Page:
If we were called upon literally to ascend the ramparts in defense of what we believe, we would surely do so and set aside-temporarily-much that we now do in daily life. But it remains Chicago's duty in the present circumstance to carry on in its noble calling, which is the pursuit of much of what has been attacked. We will never again be the same after this great interruption, but we should take a lesson from the 16th-century Spanish thinker and poet Fray Luís de León, who was taken from his classroom at the University of Salamanca and thrown into prison for his ideas. Released years later, he began his next class with the words, Decíamos ayer: "We were saying yesterday…." The interruption we have suffered in a few weeks has been even more profound than a few years in prison. But we must remember what it is that we were saying "yesterday" and believe that this interruption is but that-a mere interruption in a tradition of belief in the importance of ideas for the good of humankind, a tradition that now more than ever must continue.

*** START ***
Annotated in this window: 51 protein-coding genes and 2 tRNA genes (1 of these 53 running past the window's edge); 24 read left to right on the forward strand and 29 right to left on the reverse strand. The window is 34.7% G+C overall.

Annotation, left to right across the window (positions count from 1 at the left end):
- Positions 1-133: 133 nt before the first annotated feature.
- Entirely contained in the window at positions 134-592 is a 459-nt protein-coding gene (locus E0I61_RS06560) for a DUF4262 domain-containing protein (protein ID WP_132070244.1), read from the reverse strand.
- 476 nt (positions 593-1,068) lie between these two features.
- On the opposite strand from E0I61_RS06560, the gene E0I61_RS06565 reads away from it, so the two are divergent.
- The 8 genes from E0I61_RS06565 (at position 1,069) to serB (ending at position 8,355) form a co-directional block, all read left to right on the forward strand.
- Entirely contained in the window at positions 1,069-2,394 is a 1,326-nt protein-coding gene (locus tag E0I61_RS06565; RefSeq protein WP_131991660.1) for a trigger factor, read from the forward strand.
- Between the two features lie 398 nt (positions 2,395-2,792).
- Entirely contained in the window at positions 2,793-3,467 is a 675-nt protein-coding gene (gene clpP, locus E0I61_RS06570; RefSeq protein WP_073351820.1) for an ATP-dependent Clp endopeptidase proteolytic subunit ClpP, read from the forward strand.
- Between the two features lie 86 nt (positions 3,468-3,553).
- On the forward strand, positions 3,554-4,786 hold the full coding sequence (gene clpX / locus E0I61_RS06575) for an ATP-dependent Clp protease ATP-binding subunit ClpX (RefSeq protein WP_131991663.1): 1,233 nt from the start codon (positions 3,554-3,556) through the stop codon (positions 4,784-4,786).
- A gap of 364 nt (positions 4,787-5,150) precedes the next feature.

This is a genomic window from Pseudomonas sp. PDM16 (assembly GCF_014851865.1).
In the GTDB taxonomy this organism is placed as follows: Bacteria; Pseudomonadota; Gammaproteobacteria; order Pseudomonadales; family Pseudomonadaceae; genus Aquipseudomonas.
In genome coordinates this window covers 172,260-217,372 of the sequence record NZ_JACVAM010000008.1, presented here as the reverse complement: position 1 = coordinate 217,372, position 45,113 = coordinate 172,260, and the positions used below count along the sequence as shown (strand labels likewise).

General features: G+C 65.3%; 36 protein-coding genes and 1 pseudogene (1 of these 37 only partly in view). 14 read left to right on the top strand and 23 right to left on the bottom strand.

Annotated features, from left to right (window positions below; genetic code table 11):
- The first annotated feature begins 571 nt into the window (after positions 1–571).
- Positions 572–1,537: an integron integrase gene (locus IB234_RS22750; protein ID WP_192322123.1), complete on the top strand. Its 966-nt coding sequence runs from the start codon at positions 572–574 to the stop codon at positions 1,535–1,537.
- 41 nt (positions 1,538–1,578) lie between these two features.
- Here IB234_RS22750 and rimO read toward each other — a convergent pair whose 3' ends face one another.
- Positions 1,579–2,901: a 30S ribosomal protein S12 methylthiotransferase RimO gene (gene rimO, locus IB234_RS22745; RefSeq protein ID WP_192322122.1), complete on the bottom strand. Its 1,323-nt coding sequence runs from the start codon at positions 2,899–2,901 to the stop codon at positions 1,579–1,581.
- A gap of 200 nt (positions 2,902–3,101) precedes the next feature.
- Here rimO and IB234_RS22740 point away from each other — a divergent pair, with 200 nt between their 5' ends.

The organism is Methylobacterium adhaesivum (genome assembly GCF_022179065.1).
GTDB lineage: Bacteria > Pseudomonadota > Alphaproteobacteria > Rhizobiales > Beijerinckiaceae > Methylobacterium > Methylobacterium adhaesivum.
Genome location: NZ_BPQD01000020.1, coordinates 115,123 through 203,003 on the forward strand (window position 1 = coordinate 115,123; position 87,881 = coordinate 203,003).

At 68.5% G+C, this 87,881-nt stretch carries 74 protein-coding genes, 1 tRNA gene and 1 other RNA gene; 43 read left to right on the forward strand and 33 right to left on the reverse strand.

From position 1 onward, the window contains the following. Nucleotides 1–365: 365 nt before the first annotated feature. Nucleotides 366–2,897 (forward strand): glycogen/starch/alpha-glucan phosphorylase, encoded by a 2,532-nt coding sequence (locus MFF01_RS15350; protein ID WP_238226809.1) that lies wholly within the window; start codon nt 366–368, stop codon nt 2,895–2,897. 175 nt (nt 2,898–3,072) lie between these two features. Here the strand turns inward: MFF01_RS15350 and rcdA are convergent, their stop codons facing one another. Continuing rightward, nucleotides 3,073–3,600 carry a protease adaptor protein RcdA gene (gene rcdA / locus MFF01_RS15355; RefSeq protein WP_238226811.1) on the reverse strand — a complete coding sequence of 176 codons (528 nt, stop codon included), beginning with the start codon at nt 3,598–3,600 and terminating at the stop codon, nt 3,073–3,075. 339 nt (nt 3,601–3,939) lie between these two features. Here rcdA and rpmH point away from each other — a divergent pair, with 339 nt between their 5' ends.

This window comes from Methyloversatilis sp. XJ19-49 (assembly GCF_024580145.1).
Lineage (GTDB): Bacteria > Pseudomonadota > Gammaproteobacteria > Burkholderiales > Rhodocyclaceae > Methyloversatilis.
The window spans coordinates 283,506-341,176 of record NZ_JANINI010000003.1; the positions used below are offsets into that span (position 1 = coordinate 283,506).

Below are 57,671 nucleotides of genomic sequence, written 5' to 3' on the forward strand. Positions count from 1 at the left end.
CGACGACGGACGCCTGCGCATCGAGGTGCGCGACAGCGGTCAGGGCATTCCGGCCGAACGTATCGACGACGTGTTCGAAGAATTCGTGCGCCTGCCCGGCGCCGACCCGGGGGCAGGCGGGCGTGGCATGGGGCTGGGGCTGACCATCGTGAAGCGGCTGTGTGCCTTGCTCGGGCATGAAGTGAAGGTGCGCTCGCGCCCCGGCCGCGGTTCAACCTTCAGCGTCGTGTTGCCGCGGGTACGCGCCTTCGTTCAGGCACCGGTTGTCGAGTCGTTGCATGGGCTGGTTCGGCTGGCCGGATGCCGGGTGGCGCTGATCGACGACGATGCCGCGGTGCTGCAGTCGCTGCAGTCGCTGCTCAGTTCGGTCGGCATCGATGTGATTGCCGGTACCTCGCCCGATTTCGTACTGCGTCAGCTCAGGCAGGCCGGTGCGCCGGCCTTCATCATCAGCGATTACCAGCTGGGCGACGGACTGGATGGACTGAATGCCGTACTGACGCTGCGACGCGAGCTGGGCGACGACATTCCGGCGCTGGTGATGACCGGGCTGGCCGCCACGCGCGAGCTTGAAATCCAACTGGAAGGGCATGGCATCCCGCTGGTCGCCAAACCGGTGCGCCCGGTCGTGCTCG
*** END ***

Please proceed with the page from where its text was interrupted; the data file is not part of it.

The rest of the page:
Why then will we all feel the butterflies at the start of this academic year just as we have in the past? It is because at the heart of the academic experience there are transforming individuals. To be sure, there are also great books. But the meaning of those great books is most effectively drawn out in the presence of transforming individuals, and that is why there are universities, monasteries, and other forms of community. Preparations for the start of the academic year are like the arrangement of a few thousand blind dates. Because not every individual can be transforming for every other, some of these blind dates will not succeed, or at least not immediately. And each of us is bound to wonder if it will work out in our particular case, even though we desperately want it to work out. None of this would be true if we did not take ideas so seriously. A passage in the first pages of Anna Karenina, in describing the young Oblonsky, captures by opposition some of what is meant when we say that ideas matter at this University: